So I might have read that page wrong yesterday when I came across it...what is the difference between a Consular Report of Birth Abroad and the Certification of Report of Birth ? The latter one is no longer being turned into the Embassy but directly to USCIS...am I just confused? If my child will be born do I just head over to the US Embassy in Bucharest and apply for a Consular Report of Birth Abroad?


N-400:

02/21/2015: N-400 sent via USPS Priority Mail to Phoenix, AZ Lockbox

02/23/2015: N-400 received by USCIS

02/27/2015: Check cashed

03/03/2015: I-797C, Notice of Action received

03/26/2015: Fingerprints done!

08/24/2015: Notice of Action received, Interview letter!

09/28/2015: Interview day, PASSED! Oath Ceremony same day :)

mens-sofitel-loo.jpg

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Also found this on their website:

"On January 3, 2011, the Department of State began issuing a new Consular Report of Birth Abroad (FS-240). You may request multiple copies of this document at any time. As of December 31, 2010 the Certificate of Report of Birth (DS-1350) is no longer issued. All previously issued FS-240 and DS-1350 documents are still valid for proof of identity, citizenship and other legal purposes."

So if I read that correctly, I will be applying for a FS-240, not the N600k?


N-400:

02/21/2015: N-400 sent via USPS Priority Mail to Phoenix, AZ Lockbox

02/23/2015: N-400 received by USCIS

02/27/2015: Check cashed

03/03/2015: I-797C, Notice of Action received

03/26/2015: Fingerprints done!

08/24/2015: Notice of Action received, Interview letter!

09/28/2015: Interview day, PASSED! Oath Ceremony same day :)

mens-sofitel-loo.jpg

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And I think I found my answer :D

"Birth Abroad of a U.S. Citizen

Most children born abroad to a U.S. citizen parent or parents acquire U.S. citizenship at birth. As soon as possible after the birth, the U.S. citizen parent should contact the nearest U.S. Embassy or Consulate. If the consul determines that the child has acquired U.S. citizenship, a consular officer prepares a Consular Report of Birth Abroad of a Citizen of the United States of America (Form FS-240). This document is recognized in the United States as proof of acquisition of U.S. citizenship, and it is acceptable evidence of citizenship for obtaining a passport, entering school, and most other purposes. Failure to document a child promptly as a U.S. citizen may cause hardship for the parents or child later on when attempting to obtain a passport or register for school. For further information, visit the Department of State website at http://www.travel.state.gov/law/family_issues/birth/birth_593.html "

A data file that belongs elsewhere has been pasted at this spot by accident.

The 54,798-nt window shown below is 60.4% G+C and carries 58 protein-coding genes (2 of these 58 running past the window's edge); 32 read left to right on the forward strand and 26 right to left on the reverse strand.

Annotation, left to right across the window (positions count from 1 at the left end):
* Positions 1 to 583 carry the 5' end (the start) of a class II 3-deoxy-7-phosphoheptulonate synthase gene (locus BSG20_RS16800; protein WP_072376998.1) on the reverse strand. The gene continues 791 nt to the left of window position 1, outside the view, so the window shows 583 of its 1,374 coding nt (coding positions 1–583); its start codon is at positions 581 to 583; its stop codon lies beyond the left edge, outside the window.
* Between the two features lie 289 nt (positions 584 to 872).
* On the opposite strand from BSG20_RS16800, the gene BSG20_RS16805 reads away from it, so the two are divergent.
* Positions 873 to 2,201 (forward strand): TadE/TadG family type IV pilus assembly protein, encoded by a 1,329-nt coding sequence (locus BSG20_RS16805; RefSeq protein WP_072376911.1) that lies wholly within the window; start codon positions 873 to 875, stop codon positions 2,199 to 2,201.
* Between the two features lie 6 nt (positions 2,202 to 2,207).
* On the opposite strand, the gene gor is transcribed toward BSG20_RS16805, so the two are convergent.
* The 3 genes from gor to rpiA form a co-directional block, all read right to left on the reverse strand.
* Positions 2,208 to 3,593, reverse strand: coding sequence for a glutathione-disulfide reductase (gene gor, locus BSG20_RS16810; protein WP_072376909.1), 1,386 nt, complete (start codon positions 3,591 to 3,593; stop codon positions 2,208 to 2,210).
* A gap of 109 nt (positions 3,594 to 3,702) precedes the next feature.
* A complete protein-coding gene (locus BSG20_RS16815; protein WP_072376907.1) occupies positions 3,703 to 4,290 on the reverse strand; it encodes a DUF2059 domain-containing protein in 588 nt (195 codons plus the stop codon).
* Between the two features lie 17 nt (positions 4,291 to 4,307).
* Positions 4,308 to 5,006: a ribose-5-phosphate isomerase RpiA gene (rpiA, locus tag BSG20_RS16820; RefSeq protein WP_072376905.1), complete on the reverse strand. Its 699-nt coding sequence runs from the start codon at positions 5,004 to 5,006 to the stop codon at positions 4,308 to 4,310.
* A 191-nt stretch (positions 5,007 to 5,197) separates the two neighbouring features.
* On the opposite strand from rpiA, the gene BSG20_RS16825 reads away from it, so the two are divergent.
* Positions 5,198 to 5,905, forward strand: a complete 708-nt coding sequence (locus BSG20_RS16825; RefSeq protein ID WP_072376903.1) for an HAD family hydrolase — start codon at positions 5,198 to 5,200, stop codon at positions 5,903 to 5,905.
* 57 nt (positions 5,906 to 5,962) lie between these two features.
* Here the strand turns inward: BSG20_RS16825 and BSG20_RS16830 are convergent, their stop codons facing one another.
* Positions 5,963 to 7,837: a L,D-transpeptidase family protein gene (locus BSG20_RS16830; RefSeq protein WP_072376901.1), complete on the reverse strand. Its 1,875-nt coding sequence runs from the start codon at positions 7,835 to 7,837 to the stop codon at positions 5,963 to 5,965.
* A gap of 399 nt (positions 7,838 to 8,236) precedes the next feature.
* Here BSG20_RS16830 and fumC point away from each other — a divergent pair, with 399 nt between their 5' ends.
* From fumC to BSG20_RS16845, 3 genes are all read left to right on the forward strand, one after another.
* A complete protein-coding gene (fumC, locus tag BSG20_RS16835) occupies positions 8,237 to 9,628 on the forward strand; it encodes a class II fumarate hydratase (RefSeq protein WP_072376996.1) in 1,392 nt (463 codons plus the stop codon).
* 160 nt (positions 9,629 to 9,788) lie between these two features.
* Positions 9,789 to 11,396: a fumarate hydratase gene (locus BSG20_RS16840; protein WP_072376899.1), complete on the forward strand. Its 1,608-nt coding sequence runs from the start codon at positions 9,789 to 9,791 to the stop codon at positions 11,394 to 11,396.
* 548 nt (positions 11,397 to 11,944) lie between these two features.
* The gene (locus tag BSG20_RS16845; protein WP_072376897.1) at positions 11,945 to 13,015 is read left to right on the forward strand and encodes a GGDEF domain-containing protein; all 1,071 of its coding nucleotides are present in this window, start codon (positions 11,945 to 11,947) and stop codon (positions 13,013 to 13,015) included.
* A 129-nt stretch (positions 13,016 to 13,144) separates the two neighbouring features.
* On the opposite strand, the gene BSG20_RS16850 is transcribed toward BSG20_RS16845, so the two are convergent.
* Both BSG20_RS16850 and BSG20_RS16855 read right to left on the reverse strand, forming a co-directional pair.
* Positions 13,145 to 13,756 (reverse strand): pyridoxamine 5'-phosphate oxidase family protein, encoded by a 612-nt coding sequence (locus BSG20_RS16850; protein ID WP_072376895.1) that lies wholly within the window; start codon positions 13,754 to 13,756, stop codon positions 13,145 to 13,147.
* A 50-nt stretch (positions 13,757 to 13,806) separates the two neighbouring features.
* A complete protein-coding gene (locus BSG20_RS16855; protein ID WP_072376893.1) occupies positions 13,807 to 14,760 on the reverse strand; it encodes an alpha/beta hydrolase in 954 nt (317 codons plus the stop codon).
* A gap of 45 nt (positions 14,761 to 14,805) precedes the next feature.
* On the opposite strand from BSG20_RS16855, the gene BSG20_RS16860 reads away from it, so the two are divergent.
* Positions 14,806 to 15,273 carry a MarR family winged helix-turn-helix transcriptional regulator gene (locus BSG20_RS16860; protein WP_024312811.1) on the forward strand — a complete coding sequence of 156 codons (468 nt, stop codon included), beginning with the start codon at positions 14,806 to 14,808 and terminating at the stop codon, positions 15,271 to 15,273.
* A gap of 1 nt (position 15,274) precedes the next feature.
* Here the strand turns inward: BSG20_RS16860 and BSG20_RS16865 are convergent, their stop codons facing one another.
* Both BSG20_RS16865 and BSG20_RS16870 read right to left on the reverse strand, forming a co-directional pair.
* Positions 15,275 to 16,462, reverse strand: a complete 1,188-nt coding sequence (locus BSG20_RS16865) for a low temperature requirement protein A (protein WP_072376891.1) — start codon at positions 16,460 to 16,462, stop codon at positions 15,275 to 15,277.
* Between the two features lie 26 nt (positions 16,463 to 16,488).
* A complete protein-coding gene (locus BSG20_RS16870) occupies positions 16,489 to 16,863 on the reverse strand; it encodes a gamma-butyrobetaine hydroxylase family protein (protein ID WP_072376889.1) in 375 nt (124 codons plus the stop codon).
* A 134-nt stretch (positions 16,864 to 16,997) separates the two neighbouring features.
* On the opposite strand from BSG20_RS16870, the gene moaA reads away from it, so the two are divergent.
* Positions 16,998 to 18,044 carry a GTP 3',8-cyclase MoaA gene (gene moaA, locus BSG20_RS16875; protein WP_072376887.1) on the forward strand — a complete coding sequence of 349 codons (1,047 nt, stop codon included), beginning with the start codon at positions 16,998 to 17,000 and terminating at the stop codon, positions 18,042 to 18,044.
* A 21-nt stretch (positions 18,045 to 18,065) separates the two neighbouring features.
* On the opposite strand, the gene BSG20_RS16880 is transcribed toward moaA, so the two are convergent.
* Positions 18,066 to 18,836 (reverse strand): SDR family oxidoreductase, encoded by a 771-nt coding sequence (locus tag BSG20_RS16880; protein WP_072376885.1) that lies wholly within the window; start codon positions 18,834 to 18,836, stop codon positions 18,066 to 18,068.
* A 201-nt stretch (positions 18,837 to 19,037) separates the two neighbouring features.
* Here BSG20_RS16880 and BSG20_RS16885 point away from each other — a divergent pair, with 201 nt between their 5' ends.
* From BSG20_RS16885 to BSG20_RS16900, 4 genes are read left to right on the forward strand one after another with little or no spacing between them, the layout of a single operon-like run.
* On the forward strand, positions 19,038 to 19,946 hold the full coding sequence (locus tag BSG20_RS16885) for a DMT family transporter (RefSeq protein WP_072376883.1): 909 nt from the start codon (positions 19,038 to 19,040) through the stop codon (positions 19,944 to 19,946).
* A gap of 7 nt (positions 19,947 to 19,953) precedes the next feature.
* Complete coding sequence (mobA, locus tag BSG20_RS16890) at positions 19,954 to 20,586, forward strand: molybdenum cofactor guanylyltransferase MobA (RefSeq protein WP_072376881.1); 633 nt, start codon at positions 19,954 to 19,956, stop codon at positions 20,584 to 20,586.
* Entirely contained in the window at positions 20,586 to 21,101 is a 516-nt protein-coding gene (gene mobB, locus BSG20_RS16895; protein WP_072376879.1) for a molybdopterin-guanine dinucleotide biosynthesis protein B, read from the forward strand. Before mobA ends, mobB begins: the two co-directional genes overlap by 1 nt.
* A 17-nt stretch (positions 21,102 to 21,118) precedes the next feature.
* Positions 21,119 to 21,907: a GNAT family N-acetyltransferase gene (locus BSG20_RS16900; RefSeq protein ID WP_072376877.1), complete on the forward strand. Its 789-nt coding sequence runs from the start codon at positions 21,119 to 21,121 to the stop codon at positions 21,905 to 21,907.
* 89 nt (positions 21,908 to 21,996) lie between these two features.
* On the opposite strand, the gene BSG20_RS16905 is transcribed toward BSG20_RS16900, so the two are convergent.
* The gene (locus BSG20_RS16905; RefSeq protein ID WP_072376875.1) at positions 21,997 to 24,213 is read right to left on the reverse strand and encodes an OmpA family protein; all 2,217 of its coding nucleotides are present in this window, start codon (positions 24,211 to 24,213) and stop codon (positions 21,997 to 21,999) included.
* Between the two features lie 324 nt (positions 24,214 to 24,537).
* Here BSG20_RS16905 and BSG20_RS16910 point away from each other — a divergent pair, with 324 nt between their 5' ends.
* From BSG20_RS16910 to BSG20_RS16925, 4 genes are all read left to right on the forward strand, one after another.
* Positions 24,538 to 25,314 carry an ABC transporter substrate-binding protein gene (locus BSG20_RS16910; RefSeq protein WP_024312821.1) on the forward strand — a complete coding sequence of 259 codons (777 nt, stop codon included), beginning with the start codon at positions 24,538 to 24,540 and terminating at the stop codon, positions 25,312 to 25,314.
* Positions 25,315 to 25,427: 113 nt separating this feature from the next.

Taken from here: http://travel.state.gov/travel/living/residing/residing_4993.html


N-400:

02/21/2015: N-400 sent via USPS Priority Mail to Phoenix, AZ Lockbox

02/23/2015: N-400 received by USCIS

02/27/2015: Check cashed

03/03/2015: I-797C, Notice of Action received

03/26/2015: Fingerprints done!

08/24/2015: Notice of Action received, Interview letter!

09/28/2015: Interview day, PASSED! Oath Ceremony same day :)

mens-sofitel-loo.jpg

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Wonder if this is a new trend, this past year, three of my wifes' friends and co-workers have returned to their home country, and this was after gaining US citizenship. All three are leaving their US citizen husband behind, one to Spain, another to Mexico, last to Colombia. Similar stories, long hard work, low pay, super high property taxes, extraordinary medical costs, practically no time off to relax and enjoy life, all are accustomed to getting all of Holy Week off and three weeks for Christmas. No such thing here.

So what's your reason? Maybe this board needs a section for immigrants that decided to go back home.

If my wife decides to leave, I will go with her, we are a team. Heard on the news that only 400 of the richest families own over 50% of the USA, we can let them have the other 50% and won't have the rest of us for slaves so will have to do their own floor sweeping.

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So I might have read that page wrong yesterday when I came across it...what is the difference between a Consular Report of Birth Abroad and the Certification of Report of Birth ? The latter one is no longer being turned into the Embassy but directly to USCIS...am I just confused? If my child will be born do I just head over to the US Embassy in Bucharest and apply for a Consular Report of Birth Abroad?

I've been looking at this myself recently. It looks like the approach is you file for the consular report of birth abroad and then follow up with a passport application. Then you're pretty much done. It works similarly in the UK. My daughter was born in the US but gets UK citizenship through me. She doesn't have a birth certificate or consular report, I just applied for a British passport for her - case settled. You're correct that for the US now it's not an N600k but the FS-240.

If you're married then I think it's just a statement from you saying that you're married. If the child is illegitimate then I think you may need to pay for DNA testing.